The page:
In the first half, India’s synthetic polished exports surged 80% year on year to $860 million. The country accounts for an estimated 15% of global lab-grown supply, and the GJEPC is working with the government to expand the segment.
Shah and the GJEPC board under new chairman Vipul Shah — CEO of manufacturer Asian Star — have a number of programs in place to grow the gem and jewelry export sector. For September and October, however, it’s the local market that’s driving the positive sentiment in the country’s diamond and jewelry trade.
“India’s domestic market hasn’t felt the same uncertainty this year as other markets,” commented Colin Shah. “We saw at the show [that] there is confidence for the Diwali holiday season.”
Surat on the rise
In the bustle of Patidar Bhavan Road, the main thoroughfare of Mahidharpura market, diamond dealers sit cross-legged behind rows of meticulously parked motorbikes, waiting for buyers to arrive. Their “offices” typically consist of a cushion, perhaps a small legless desk with a fluorescent light, a loupe, tweezers, sieves, a desk pad, and a cellphone in a pocket. Out on the street, buyers navigate the chaos of rickshaw taxis, the odd luxury sedan, pedestrians, food vendors, and priests offering Hindu prayers. The 11 a.m. dealer crowd trades in smaller diamonds, while the sellers of larger stones — about 0.50 carats and up — arrive at around 1 p.m. to catch the peak of buyer traffic. However, business has been slow the last few months, says one trader in his mid-40s via a translator.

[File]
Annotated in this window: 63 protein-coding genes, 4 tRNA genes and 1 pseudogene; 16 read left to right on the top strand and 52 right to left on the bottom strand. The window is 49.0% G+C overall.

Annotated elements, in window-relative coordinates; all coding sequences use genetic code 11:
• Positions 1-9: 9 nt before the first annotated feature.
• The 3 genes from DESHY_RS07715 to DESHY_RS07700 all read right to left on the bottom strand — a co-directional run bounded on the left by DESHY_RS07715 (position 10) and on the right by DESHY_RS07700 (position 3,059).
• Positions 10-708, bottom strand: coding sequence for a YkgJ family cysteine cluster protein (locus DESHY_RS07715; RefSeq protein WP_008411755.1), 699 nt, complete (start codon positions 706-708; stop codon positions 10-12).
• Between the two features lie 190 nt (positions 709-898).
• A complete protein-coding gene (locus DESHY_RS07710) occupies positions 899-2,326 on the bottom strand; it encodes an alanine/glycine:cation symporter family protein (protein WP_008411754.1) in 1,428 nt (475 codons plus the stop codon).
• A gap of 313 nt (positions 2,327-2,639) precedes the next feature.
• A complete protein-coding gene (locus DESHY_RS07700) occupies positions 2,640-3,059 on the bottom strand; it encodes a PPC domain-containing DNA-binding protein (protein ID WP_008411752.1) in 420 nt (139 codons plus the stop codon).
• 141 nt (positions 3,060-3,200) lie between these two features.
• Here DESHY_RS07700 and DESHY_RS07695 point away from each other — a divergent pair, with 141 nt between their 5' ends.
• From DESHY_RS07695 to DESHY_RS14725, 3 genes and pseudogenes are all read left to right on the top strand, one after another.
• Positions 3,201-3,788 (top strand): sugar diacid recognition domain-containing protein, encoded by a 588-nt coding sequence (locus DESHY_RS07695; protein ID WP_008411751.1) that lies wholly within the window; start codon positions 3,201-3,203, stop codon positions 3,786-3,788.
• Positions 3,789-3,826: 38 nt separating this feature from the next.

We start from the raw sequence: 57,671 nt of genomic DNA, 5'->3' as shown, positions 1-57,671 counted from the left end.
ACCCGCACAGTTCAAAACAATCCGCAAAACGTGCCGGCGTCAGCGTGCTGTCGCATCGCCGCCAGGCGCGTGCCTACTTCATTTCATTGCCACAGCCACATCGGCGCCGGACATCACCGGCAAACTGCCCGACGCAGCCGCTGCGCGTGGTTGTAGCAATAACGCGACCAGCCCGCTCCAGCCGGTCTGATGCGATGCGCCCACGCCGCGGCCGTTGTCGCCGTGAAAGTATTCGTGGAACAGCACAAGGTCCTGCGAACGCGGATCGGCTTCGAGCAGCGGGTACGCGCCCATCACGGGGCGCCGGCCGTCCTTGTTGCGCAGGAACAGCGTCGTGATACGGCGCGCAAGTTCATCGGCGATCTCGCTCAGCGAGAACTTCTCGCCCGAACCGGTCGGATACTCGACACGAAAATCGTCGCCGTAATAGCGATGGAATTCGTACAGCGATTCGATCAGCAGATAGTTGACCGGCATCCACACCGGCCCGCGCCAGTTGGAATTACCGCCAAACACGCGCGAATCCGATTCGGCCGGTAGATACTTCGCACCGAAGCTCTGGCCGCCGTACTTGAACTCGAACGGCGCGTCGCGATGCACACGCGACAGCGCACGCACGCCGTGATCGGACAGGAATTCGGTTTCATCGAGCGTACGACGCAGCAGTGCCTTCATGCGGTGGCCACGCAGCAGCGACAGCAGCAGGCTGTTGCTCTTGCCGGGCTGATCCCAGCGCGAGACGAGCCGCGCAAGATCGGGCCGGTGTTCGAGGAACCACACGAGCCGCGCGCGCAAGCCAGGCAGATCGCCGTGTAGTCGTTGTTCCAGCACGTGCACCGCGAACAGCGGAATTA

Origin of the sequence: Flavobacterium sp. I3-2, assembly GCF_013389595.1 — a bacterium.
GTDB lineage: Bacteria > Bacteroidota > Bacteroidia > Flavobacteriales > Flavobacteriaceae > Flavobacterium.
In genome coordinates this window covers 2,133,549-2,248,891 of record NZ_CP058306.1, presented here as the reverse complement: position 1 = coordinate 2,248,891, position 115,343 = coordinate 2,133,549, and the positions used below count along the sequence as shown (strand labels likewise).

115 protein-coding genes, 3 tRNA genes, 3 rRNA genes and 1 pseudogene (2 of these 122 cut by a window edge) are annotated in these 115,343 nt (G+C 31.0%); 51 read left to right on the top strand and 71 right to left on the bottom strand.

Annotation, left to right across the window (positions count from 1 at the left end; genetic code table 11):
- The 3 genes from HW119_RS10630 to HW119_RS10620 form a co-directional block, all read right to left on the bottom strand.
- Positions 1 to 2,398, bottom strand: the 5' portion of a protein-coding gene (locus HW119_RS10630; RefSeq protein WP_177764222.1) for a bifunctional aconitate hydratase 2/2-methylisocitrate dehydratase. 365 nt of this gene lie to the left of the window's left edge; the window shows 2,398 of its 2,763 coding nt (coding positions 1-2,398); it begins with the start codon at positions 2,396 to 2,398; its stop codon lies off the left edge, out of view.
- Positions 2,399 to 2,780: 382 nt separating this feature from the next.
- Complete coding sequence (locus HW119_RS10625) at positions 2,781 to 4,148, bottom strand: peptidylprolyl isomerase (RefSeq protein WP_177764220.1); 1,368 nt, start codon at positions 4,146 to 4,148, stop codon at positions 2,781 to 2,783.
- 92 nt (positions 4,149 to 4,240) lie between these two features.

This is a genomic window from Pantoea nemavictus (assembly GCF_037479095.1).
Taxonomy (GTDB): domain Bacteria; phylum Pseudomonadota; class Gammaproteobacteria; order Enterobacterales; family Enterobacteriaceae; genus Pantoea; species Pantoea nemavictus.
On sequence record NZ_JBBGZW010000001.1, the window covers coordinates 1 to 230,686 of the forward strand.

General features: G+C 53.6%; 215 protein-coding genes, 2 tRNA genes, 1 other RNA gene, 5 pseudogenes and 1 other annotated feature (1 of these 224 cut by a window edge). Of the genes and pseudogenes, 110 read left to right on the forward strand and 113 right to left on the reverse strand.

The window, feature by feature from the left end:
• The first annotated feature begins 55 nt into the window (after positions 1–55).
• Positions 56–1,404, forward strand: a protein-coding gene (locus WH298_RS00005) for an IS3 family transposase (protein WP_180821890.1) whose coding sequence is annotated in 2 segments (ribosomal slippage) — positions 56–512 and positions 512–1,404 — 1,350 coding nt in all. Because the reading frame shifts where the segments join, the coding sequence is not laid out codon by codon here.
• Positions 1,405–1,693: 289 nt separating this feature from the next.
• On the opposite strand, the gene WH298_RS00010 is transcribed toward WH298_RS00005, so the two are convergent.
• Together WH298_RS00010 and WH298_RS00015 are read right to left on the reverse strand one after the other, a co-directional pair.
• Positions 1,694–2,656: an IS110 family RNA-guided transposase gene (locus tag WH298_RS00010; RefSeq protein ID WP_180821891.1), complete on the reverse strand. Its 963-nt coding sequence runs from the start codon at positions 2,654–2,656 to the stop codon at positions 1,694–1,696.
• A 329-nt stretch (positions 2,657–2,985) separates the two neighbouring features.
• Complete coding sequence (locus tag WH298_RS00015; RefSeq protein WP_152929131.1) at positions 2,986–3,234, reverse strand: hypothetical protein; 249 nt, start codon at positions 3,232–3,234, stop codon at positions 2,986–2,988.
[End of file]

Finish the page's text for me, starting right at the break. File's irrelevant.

The dealers of Mahidharpura rely more on the local trade than on international markets. In that sense, it is considered the heart of the Surat diamond industry, even though the bulk of business happens in the city’s large factories and offices. Most of the diamonds manufactured there go to Mumbai for marketing and distribution — until now, that is.